I am, &c.
TO M. DALIBARD, AT PARIS, ENCLOSED IN A LETTER
TO PETER COLLINSON.
Beccaria's Work on Electricity. — Sentiments of Franklin on pointed Rods, not fully understood in Europe.
- Effect of Lightning on the Church of Newbury, in New England. — Remarks on the Subject.
READ AT THE ROYAL SOCIETY, DECEMBER 1874, 1755.
Philadelphia, 29 June, 1755. SIR, • You desire my opinion of Père Beccaria's Italian book.* I have read it with much pleasure, and think
• This work is written conformably to Mr. Franklin's theory, upon artificial and natural electricity, which compose the two parts of it. It was
it one of the best pieces on the subject, that I have seen in any language. Yet, as to the article of Waterspouts, I am not at present of his sentiments; though I must own, with you, that he has handled it very ingeniously. Mr. Collinson has my opinion of whirlwinds and water-spouts at large, written some time since. I know not whether they will be published; if not, I will get them transcribed for your perusal.* It does not appear to me that Père Beccaria doubts of the absolute impermeability of glass in the sense I meant it; for the instances he gives of holes made through glass, by the electric stroke, are such as we have all experienced, and only show, that the electric fluid could not pass without making a hole. In the same manner we say, glass is impermeable to water, and yet a stream from a fire-engine will force through the strongest panes of a window. As to the effect of points in drawing the electric matter from the clouds, and thereby securing buildings, &c., which, you say, he seems to doubt, I must own I think he only speaks modestly and judiciously. I find I have been but partly understood in that matter. I have mentioned it in several of my letters, and, except once, always in the alternative, viz. that pointed rods erected on buildings, and communicating with the moist earth, would either prevent a stroke, or, if not prevented, would conduct it, so as that the building should suffer no damage. Yet, whenever my opinion is examined in Europe, nothing is consid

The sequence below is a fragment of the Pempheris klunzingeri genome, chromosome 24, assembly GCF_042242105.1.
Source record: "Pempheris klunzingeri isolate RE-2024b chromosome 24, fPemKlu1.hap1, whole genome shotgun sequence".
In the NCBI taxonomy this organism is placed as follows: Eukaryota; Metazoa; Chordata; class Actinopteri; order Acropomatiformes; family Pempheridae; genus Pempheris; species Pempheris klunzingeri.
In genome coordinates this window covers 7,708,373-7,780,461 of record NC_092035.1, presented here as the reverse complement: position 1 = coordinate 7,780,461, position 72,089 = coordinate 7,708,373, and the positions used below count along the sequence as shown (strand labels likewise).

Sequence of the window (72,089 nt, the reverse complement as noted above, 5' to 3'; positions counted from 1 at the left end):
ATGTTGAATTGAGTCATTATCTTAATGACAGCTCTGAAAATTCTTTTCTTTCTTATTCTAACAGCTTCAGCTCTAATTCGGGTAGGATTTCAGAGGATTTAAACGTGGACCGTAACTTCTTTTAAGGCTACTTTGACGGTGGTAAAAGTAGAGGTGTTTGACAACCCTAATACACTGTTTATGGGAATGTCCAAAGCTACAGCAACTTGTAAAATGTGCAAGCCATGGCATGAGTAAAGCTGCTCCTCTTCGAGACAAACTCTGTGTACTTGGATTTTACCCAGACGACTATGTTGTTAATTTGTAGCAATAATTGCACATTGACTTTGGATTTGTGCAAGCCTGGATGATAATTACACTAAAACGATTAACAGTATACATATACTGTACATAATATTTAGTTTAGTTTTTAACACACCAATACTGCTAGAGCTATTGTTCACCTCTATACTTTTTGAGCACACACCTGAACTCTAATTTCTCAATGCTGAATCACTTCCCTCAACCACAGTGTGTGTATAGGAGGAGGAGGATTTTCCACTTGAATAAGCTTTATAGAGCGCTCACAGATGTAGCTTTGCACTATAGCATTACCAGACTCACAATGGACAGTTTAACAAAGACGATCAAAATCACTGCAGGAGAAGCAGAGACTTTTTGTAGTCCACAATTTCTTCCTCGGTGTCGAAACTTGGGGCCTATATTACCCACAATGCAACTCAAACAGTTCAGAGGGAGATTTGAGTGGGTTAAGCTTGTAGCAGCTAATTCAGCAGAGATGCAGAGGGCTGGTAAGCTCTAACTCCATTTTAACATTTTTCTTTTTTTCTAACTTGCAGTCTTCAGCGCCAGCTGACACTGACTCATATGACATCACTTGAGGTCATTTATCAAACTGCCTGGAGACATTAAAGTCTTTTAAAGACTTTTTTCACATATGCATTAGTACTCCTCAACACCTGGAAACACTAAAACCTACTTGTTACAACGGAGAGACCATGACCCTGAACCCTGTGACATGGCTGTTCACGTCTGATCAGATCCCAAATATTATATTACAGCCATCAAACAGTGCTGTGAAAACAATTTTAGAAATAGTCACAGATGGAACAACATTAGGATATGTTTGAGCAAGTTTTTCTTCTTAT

printed in Italian, at Turin, in quarto, 1753; between the two parts is a letter to the Abbé Nollet, in defence of Mr. Franklin's system. -J. Bevis.
* These papers will be found among the papers on Philosophical Subjects. Beccaria wrote a long letter to Franklin, dated at Turin, December 24th, 1757, giving an account of several experiments made by him in electricity, illustrative of Franklin's principles. The letter, written in Latin, is contained in the Philosophical Transactions, Vol. LI. p. 514; and also in the APPENDIX to this volume. - Epito'r.